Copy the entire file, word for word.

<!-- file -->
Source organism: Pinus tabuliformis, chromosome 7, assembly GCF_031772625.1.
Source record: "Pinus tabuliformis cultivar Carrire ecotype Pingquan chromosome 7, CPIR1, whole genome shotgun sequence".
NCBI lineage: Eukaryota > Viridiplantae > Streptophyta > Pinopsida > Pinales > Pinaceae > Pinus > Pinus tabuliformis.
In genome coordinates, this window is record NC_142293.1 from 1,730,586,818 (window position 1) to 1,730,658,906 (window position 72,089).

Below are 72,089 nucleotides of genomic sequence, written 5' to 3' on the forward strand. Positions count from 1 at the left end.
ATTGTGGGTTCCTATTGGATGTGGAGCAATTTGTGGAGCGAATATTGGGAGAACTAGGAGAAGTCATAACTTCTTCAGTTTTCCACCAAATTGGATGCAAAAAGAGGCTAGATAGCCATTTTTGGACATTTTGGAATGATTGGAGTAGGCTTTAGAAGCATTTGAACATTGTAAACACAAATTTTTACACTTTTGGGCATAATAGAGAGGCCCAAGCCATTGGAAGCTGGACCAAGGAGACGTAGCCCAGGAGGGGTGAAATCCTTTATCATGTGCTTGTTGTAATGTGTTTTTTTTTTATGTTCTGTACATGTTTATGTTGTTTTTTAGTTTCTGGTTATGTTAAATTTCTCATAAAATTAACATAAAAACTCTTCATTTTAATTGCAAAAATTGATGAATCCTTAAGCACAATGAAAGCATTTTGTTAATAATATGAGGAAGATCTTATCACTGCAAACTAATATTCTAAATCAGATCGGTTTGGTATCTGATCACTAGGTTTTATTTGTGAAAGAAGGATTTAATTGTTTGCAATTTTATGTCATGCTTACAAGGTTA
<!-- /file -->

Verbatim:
Source organism: Pinus tabuliformis, chromosome 7, assembly GCF_031772625.1.
Source record: "Pinus tabuliformis cultivar Carrire ecotype Pingquan chromosome 7, CPIR1, whole genome shotgun sequence".
NCBI lineage: Eukaryota > Viridiplantae > Streptophyta > Pinopsida > Pinales > Pinaceae > Pinus > Pinus tabuliformis.
In genome coordinates, this window is record NC_142293.1 from 1,730,586,818 (window position 1) to 1,730,658,906 (window position 72,089).

Below are 72,089 nucleotides of genomic sequence, written 5' to 3' on the forward strand. Positions count from 1 at the left end.
ATTGTGGGTTCCTATTGGATGTGGAGCAATTTGTGGAGCGAATATTGGGAGAACTAGGAGAAGTCATAACTTCTTCAGTTTTCCACCAAATTGGATGCAAAAAGAGGCTAGATAGCCATTTTTGGACATTTTGGAATGATTGGAGTAGGCTTTAGAAGCATTTGAACATTGTAAACACAAATTTTTACACTTTTGGGCATAATAGAGAGGCCCAAGCCATTGGAAGCTGGACCAAGGAGACGTAGCCCAGGAGGGGTGAAATCCTTTATCATGTGCTTGTTGTAATGTGTTTTTTTTTTATGTTCTGTACATGTTTATGTTGTTTTTTAGTTTCTGGTTATGTTAAATTTCTCATAAAATTAACATAAAAACTCTTCATTTTAATTGCAAAAATTGATGAATCCTTAAGCACAATGAAAGCATTTTGTTAATAATATGAGGAAGATCTTATCACTGCAAACTAATATTCTAAATCAGATCGGTTTGGTATCTGATCACTAGGTTTTATTTGTGAAAGAAGGATTTAATTGTTTGCAATTTTATGTCATGCTTACAAGGTTA